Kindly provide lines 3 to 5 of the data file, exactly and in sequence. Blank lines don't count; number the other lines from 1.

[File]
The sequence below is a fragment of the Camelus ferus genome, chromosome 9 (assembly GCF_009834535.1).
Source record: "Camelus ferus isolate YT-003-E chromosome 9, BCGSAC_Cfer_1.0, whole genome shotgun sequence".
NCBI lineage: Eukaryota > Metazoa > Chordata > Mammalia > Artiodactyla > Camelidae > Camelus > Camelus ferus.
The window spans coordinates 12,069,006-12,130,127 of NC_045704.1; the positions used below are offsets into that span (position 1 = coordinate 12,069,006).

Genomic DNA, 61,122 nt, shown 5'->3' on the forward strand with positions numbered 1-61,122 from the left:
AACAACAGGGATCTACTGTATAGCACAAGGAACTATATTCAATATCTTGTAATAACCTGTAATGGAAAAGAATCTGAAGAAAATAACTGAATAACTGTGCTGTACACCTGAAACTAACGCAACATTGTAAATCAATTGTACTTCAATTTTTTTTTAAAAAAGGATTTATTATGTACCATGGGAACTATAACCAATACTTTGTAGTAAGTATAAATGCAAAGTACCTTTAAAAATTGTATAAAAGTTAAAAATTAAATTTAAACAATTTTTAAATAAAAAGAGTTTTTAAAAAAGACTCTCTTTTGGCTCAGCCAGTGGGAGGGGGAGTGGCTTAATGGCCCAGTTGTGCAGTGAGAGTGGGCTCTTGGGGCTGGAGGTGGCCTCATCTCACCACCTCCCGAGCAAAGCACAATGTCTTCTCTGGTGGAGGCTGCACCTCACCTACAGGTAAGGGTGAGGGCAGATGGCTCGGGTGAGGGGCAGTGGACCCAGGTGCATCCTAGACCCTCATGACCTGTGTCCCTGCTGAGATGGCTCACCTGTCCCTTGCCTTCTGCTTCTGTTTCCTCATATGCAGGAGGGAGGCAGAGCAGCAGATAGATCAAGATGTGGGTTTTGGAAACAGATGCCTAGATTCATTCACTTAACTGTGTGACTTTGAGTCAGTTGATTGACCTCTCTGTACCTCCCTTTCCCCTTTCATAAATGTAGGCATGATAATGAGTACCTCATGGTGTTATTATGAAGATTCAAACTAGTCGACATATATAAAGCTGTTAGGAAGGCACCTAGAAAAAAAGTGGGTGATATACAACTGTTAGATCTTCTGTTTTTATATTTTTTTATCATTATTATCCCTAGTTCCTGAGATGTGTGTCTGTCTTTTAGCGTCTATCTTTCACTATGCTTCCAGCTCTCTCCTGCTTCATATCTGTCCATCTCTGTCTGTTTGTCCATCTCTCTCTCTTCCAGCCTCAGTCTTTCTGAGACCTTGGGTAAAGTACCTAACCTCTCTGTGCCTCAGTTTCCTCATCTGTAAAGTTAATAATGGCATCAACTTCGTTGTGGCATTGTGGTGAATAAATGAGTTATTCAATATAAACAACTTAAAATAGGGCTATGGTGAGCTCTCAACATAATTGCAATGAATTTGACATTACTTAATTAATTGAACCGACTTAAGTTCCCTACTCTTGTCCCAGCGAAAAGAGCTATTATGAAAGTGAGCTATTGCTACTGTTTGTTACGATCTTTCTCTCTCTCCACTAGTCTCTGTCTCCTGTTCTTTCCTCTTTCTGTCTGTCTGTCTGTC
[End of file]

NCBI lineage: Eukaryota > Metazoa > Chordata > Mammalia > Artiodactyla > Camelidae > Camelus > Camelus ferus.
The window spans coordinates 12,069,006-12,130,127 of NC_045704.1; the positions used below are offsets into that span (position 1 = coordinate 12,069,006).

Genomic DNA, 61,122 nt, shown 5'->3' on the forward strand with positions numbered 1-61,122 from the left: